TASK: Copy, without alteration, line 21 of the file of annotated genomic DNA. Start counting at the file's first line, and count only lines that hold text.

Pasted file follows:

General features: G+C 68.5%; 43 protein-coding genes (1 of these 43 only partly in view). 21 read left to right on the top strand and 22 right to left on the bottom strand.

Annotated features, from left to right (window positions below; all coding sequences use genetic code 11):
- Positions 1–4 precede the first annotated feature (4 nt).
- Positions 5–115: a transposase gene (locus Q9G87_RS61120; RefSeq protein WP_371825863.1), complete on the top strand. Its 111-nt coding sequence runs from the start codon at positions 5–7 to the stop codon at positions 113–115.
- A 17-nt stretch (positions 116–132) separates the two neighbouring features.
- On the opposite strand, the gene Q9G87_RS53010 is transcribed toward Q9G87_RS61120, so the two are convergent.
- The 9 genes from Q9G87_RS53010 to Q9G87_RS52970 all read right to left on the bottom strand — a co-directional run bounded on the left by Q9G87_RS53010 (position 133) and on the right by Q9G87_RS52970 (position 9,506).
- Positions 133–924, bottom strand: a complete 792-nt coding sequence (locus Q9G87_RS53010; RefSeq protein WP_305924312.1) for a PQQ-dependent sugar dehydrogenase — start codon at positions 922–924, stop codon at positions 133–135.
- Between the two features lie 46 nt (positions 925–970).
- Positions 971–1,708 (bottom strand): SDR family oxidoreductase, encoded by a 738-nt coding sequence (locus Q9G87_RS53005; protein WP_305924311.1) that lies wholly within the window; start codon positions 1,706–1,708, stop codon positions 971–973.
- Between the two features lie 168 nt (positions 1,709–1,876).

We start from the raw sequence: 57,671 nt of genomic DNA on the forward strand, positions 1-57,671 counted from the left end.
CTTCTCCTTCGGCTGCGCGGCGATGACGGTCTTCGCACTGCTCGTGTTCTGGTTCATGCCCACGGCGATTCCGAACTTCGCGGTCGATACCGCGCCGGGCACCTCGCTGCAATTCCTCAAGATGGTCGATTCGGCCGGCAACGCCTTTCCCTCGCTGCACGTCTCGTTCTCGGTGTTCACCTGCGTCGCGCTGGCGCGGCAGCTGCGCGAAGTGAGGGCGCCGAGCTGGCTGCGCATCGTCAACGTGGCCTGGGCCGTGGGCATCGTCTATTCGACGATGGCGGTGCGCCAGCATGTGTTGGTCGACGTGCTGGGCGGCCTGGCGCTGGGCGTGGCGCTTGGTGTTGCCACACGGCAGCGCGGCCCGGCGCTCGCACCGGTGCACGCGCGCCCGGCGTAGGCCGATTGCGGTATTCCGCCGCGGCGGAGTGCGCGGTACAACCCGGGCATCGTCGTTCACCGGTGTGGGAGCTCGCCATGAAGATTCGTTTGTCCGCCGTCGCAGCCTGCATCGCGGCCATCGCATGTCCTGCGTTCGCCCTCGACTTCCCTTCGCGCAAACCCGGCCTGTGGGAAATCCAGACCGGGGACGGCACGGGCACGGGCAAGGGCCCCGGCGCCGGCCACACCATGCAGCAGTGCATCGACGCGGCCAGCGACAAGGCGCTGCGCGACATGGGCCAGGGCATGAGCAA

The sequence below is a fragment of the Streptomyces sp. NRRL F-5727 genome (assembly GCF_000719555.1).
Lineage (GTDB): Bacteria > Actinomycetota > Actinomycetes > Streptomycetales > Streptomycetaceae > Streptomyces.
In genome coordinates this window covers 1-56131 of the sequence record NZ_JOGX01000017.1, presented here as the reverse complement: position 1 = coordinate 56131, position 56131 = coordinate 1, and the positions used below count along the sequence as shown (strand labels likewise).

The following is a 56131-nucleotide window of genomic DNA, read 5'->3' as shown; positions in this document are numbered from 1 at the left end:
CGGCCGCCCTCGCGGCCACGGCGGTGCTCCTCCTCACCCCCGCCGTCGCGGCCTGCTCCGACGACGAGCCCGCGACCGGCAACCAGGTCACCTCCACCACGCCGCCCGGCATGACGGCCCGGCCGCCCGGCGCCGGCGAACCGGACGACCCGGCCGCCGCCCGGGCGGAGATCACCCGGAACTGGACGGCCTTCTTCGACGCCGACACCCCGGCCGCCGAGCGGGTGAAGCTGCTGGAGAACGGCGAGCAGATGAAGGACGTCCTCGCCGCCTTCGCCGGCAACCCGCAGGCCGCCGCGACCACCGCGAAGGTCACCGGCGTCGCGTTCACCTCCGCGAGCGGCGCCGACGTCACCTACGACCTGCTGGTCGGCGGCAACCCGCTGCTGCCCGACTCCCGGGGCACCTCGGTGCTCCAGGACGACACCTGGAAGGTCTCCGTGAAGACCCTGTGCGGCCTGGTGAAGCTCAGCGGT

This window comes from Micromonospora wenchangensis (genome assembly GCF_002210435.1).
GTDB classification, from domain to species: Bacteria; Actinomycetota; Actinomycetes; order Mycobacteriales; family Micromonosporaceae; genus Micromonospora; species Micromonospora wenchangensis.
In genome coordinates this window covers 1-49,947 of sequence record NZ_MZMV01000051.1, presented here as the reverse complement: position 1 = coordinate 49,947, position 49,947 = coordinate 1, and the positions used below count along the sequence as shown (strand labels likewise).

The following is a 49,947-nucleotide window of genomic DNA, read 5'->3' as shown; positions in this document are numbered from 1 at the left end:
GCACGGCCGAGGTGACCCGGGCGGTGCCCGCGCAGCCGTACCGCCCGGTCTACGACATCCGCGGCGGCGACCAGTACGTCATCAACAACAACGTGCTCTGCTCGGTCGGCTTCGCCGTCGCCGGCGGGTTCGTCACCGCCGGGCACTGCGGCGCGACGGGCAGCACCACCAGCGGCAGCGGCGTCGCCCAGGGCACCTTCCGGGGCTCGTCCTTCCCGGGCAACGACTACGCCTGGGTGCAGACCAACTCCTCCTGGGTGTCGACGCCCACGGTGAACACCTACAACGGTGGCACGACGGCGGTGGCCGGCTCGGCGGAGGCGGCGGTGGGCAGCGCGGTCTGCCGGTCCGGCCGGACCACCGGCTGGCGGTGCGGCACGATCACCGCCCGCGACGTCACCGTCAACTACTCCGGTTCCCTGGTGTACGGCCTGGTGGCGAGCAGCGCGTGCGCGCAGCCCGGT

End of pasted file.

In genome coordinates this window covers 1-49,947 of sequence record NZ_MZMV01000051.1, presented here as the reverse complement: position 1 = coordinate 49,947, position 49,947 = coordinate 1, and the positions used below count along the sequence as shown (strand labels likewise).